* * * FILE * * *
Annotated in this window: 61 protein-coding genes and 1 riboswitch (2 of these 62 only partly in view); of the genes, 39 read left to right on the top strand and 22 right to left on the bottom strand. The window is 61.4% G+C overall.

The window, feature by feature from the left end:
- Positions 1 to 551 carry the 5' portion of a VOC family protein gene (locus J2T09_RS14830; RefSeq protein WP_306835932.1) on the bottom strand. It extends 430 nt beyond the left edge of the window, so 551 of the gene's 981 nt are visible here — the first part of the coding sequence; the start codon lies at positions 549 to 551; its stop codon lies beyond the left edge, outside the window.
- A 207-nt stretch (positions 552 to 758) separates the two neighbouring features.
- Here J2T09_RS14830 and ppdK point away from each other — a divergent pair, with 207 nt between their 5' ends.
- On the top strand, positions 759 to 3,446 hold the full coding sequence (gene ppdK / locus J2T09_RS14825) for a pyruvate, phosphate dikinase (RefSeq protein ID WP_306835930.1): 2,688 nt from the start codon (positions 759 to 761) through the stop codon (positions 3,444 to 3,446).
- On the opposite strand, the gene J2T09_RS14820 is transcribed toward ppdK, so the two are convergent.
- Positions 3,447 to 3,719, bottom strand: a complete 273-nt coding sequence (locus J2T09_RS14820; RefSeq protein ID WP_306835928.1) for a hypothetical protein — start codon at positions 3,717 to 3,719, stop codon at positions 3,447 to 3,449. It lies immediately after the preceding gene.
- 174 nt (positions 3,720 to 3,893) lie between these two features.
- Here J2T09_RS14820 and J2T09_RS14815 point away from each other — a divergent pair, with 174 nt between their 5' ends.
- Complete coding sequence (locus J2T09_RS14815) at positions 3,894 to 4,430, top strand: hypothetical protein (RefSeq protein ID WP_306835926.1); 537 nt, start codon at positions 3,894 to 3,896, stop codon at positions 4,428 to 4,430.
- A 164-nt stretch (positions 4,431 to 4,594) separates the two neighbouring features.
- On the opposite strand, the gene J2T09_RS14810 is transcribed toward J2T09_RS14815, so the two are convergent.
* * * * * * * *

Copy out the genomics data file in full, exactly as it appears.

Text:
Annotated in this window: 61 protein-coding genes and 1 riboswitch (2 of these 62 only partly in view); of the genes, 39 read left to right on the top strand and 22 right to left on the bottom strand. The window is 61.4% G+C overall.

The window, feature by feature from the left end:
- Positions 1 to 551 carry the 5' portion of a VOC family protein gene (locus J2T09_RS14830; RefSeq protein WP_306835932.1) on the bottom strand. It extends 430 nt beyond the left edge of the window, so 551 of the gene's 981 nt are visible here — the first part of the coding sequence; the start codon lies at positions 549 to 551; its stop codon lies beyond the left edge, outside the window.
- A 207-nt stretch (positions 552 to 758) separates the two neighbouring features.
- Here J2T09_RS14830 and ppdK point away from each other — a divergent pair, with 207 nt between their 5' ends.
- On the top strand, positions 759 to 3,446 hold the full coding sequence (gene ppdK / locus J2T09_RS14825) for a pyruvate, phosphate dikinase (RefSeq protein ID WP_306835930.1): 2,688 nt from the start codon (positions 759 to 761) through the stop codon (positions 3,444 to 3,446).
- On the opposite strand, the gene J2T09_RS14820 is transcribed toward ppdK, so the two are convergent.
- Positions 3,447 to 3,719, bottom strand: a complete 273-nt coding sequence (locus J2T09_RS14820; RefSeq protein ID WP_306835928.1) for a hypothetical protein — start codon at positions 3,717 to 3,719, stop codon at positions 3,447 to 3,449. It lies immediately after the preceding gene.
- 174 nt (positions 3,720 to 3,893) lie between these two features.
- Here J2T09_RS14820 and J2T09_RS14815 point away from each other — a divergent pair, with 174 nt between their 5' ends.
- Complete coding sequence (locus J2T09_RS14815) at positions 3,894 to 4,430, top strand: hypothetical protein (RefSeq protein ID WP_306835926.1); 537 nt, start codon at positions 3,894 to 3,896, stop codon at positions 4,428 to 4,430.
- A 164-nt stretch (positions 4,431 to 4,594) separates the two neighbouring features.
- On the opposite strand, the gene J2T09_RS14810 is transcribed toward J2T09_RS14815, so the two are convergent.